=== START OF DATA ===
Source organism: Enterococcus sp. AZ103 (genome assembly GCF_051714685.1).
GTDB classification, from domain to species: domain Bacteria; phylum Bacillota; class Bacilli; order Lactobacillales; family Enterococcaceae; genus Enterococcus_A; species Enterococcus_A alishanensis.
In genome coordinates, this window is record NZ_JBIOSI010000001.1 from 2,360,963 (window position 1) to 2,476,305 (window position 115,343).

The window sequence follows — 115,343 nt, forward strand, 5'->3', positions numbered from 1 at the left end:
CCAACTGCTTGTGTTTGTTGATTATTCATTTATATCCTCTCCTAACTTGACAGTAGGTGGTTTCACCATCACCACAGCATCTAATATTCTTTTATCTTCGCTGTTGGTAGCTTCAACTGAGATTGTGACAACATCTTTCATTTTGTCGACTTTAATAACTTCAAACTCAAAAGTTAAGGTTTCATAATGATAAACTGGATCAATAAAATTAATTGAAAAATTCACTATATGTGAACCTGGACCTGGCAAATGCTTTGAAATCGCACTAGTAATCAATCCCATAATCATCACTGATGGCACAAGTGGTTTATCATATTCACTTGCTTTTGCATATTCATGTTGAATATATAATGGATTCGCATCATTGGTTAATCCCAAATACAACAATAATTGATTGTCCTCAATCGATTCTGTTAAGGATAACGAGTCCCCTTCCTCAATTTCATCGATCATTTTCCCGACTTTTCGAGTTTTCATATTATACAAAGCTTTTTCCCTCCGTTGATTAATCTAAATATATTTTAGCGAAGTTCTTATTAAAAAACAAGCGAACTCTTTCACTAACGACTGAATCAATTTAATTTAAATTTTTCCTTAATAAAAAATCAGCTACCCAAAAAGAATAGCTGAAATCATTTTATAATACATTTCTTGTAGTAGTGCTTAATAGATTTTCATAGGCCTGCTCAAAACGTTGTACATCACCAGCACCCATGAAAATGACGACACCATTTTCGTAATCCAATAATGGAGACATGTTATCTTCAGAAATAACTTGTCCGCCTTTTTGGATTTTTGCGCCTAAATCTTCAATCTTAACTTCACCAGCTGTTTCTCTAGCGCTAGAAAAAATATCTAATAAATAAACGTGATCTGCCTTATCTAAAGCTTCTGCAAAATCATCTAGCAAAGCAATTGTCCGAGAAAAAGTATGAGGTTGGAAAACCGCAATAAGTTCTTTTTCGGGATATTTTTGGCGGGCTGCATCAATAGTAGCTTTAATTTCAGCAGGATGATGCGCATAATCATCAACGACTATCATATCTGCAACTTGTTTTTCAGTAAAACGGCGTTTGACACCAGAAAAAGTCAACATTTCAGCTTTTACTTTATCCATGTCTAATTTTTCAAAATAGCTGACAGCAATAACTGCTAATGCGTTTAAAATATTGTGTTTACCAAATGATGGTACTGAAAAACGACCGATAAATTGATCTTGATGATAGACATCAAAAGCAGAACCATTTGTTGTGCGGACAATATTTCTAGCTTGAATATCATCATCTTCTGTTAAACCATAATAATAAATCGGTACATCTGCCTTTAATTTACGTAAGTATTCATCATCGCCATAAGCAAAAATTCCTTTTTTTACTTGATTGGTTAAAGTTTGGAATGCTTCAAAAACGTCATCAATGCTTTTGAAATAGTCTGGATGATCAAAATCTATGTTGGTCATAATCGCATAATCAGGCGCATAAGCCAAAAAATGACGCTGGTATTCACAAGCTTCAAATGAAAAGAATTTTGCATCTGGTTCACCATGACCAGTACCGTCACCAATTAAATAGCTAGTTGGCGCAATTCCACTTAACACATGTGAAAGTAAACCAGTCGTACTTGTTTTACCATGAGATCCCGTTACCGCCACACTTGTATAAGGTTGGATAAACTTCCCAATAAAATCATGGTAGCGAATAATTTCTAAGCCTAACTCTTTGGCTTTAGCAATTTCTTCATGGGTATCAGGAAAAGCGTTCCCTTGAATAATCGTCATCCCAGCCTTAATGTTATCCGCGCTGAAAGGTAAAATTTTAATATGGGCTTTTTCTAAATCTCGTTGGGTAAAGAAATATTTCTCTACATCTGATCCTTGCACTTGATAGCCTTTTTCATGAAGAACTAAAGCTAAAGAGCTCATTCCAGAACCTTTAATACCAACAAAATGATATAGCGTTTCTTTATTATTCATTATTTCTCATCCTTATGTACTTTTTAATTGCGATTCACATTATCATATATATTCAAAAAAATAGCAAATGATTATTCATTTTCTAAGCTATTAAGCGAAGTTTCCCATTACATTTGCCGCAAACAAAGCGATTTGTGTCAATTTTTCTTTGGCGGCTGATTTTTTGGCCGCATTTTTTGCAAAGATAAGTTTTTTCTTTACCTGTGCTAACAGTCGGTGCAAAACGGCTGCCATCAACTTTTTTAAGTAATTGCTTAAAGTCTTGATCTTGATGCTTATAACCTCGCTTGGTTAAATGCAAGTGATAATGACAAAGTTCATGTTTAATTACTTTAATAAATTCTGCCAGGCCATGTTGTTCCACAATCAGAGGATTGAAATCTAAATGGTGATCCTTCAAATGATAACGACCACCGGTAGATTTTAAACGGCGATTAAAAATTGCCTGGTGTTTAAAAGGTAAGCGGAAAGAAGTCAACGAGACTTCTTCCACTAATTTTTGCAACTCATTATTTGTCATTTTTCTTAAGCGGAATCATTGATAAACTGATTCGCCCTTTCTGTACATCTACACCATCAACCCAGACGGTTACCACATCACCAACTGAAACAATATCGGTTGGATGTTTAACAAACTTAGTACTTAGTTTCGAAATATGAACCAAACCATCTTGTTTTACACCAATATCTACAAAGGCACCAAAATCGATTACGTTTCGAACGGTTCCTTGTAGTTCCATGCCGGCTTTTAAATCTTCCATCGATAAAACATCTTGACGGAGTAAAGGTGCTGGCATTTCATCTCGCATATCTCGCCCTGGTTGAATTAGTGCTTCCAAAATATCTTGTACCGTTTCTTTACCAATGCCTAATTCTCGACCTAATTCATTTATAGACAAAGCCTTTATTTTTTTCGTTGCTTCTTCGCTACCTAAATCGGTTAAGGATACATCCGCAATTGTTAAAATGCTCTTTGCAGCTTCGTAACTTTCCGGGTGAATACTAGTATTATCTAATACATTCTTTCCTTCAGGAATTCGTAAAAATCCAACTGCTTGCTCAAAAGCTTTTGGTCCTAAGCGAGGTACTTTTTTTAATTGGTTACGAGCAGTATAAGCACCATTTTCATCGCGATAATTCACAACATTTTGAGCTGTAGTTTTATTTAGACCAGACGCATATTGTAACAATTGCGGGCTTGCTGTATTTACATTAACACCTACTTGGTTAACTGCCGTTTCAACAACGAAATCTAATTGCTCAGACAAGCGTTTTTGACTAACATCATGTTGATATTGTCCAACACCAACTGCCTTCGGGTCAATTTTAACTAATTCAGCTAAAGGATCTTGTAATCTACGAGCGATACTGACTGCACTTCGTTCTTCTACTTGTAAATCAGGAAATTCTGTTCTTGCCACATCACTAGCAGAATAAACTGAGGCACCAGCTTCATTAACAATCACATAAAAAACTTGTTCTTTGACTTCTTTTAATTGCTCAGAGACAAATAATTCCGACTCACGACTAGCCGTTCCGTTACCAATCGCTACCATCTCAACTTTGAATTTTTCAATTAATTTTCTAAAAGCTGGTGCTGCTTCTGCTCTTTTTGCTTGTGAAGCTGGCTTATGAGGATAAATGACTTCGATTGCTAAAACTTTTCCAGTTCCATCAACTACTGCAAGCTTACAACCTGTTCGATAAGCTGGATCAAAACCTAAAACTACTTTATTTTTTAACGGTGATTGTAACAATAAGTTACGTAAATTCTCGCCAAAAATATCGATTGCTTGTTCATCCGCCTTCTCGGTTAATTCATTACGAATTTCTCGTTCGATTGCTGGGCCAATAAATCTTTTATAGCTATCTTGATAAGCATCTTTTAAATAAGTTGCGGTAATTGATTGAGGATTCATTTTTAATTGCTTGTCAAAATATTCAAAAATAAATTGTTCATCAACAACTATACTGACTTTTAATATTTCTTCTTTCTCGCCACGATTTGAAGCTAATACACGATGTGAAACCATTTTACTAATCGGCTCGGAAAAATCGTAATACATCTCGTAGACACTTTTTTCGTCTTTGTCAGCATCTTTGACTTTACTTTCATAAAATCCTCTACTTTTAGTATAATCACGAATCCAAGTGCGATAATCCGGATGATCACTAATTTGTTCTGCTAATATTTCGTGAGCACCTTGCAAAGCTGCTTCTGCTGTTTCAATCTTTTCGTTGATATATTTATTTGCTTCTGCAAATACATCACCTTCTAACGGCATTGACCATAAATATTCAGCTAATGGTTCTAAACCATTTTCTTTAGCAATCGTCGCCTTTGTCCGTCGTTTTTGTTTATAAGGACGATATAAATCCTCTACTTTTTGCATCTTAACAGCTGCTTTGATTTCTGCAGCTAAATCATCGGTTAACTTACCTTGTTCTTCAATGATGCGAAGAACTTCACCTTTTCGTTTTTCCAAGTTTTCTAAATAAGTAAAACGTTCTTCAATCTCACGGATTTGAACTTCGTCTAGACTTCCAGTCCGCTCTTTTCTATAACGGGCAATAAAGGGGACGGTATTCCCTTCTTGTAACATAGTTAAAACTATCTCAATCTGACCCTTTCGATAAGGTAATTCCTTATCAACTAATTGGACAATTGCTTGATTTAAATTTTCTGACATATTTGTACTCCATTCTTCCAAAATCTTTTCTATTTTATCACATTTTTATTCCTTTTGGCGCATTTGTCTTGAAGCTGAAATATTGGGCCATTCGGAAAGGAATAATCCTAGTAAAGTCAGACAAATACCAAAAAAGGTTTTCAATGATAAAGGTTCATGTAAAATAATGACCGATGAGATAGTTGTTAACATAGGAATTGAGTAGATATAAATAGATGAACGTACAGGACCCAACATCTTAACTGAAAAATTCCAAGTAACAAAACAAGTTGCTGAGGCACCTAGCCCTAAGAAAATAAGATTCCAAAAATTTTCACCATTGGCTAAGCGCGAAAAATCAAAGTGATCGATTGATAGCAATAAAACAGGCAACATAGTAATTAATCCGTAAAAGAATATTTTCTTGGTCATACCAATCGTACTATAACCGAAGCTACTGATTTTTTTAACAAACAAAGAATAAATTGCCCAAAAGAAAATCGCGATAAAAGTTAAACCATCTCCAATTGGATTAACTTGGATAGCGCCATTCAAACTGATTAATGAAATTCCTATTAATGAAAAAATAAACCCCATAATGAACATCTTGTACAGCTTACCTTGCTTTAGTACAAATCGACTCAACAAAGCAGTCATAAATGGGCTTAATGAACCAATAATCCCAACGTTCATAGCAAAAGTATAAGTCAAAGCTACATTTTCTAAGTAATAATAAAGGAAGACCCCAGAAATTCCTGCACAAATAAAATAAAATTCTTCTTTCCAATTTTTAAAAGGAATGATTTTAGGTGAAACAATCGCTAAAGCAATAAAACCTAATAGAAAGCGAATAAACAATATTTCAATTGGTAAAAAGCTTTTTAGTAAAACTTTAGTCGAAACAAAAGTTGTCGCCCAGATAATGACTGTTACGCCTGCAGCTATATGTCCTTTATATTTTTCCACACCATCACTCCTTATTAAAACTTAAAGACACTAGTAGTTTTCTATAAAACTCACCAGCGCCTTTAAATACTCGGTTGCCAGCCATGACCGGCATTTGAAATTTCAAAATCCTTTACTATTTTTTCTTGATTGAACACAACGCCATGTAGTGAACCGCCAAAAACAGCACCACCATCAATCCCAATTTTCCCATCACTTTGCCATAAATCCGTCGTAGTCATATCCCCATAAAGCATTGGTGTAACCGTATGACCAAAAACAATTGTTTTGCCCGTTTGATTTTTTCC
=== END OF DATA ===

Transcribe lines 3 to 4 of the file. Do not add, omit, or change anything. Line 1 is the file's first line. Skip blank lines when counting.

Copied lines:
In genome coordinates, this window is record NZ_JBIOSI010000001.1 from 2,360,963 (window position 1) to 2,476,305 (window position 115,343).

The window sequence follows — 115,343 nt, forward strand, 5'->3', positions numbered from 1 at the left end: